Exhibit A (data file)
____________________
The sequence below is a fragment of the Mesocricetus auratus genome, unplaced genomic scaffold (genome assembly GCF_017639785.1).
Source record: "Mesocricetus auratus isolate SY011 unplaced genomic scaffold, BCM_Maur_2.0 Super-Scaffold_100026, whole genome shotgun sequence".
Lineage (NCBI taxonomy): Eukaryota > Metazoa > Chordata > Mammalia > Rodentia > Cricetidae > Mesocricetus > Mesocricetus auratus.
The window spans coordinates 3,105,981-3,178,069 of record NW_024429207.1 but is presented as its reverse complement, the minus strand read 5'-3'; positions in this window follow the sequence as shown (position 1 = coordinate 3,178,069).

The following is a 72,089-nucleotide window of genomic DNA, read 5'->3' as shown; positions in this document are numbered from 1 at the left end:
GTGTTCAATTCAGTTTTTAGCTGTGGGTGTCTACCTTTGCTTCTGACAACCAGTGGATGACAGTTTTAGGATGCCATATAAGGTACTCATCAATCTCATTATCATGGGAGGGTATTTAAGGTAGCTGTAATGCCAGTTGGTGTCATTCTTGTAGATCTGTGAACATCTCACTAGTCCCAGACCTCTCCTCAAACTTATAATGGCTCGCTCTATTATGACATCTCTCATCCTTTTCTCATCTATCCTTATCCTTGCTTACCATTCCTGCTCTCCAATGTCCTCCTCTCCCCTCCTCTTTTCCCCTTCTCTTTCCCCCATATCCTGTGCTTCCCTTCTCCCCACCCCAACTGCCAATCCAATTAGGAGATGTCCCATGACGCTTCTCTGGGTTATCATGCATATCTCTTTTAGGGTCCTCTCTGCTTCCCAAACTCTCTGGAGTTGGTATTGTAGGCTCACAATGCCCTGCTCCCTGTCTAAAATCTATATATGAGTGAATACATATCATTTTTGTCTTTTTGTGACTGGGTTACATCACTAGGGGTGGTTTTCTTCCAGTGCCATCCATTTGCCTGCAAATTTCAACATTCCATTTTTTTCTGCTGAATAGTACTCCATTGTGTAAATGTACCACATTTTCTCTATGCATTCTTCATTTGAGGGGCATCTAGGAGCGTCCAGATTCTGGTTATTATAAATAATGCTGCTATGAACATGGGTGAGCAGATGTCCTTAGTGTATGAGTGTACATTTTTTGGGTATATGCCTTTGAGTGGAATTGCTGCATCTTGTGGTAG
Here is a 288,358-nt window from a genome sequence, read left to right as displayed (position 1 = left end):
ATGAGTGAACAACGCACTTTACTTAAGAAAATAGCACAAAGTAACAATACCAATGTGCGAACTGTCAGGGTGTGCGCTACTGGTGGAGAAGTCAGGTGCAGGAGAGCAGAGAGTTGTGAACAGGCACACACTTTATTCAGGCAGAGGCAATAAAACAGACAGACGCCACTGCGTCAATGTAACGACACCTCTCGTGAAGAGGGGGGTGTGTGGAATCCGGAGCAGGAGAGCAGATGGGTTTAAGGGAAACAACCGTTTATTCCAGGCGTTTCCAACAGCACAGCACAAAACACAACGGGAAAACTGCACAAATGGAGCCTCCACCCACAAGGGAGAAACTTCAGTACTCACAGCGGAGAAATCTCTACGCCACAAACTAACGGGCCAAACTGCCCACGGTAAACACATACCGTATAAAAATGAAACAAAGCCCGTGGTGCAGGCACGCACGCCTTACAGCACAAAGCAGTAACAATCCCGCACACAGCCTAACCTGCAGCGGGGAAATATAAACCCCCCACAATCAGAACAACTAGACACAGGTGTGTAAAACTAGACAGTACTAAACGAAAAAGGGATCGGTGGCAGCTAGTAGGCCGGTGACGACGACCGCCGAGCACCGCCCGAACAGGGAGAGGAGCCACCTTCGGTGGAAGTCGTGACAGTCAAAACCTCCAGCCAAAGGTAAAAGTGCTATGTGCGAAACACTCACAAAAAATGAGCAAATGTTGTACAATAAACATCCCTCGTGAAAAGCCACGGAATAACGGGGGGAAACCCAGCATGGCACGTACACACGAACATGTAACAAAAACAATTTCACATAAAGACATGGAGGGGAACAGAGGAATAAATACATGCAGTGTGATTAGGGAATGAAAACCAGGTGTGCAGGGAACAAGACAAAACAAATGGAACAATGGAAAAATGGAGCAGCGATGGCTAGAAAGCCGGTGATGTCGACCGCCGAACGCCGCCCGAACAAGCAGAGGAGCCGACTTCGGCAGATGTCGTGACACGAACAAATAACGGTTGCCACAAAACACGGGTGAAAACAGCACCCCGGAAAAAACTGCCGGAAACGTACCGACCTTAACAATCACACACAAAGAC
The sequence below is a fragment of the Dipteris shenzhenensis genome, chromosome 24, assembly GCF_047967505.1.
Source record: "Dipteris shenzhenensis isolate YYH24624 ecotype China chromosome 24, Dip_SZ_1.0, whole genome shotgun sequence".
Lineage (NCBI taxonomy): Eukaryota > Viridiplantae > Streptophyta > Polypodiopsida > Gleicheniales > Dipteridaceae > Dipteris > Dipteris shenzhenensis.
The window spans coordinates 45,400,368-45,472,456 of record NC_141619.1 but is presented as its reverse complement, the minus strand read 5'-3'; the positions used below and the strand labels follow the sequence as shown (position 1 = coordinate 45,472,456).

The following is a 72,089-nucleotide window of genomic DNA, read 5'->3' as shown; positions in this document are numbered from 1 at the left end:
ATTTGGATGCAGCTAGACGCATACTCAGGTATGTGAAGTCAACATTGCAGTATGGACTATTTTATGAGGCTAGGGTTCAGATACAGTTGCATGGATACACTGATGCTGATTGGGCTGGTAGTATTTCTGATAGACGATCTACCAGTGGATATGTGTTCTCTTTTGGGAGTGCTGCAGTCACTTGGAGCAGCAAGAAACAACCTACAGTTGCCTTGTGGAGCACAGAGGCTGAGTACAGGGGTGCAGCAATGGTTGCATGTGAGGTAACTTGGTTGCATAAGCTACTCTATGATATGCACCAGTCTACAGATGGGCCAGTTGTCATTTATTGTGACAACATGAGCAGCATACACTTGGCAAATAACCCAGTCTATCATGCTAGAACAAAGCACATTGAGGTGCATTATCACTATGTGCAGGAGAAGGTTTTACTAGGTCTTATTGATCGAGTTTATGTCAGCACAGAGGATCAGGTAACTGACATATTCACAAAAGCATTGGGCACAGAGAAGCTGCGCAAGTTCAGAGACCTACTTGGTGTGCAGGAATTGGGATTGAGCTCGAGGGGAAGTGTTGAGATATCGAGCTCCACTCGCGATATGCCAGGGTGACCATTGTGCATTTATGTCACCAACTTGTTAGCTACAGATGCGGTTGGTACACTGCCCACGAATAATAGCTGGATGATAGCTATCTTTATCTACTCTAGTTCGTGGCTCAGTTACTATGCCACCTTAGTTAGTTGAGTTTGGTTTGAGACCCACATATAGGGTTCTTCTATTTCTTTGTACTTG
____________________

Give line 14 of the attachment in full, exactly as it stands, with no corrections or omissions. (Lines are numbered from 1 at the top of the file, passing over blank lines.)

ATTTGGATGCAGCTAGACGCATACTCAGGTATGTGAAGTCAACATTGCAGTATGGACTATTTTATGAGGCTAGGGTTCAGATACAGTTGCATGGATACACTGATGCTGATTGGGCTGGTAGTATTTCTGATAGACGATCTACCAGTGGATATGTGTTCTCTTTTGGGAGTGCTGCAGTCACTTGGAGCAGCAAGAAACAACCTACAGTTGCCTTGTGGAGCACAGAGGCTGAGTACAGGGGTGCAGCAATGGTTGCATGTGAGGTAACTTGGTTGCATAAGCTACTCTATGATATGCACCAGTCTACAGATGGGCCAGTTGTCATTTATTGTGACAACATGAGCAGCATACACTTGGCAAATAACCCAGTCTATCATGCTAGAACAAAGCACATTGAGGTGCATTATCACTATGTGCAGGAGAAGGTTTTACTAGGTCTTATTGATCGAGTTTATGTCAGCACAGAGGATCAGGTAACTGACATATTCACAAAAGCATTGGGCACAGAGAAGCTGCGCAAGTTCAGAGACCTACTTGGTGTGCAGGAATTGGGATTGAGCTCGAGGGGAAGTGTTGAGATATCGAGCTCCACTCGCGATATGCCAGGGTGACCATTGTGCATTTATGTCACCAACTTGTTAGCTACAGATGCGGTTGGTACACTGCCCACGAATAATAGCTGGATGATAGCTATCTTTATCTACTCTAGTTCGTGGCTCAGTTACTATGCCACCTTAGTTAGTTGAGTTTGGTTTGAGACCCACATATAGGGTTCTTCTATTTCTTTGTACTTG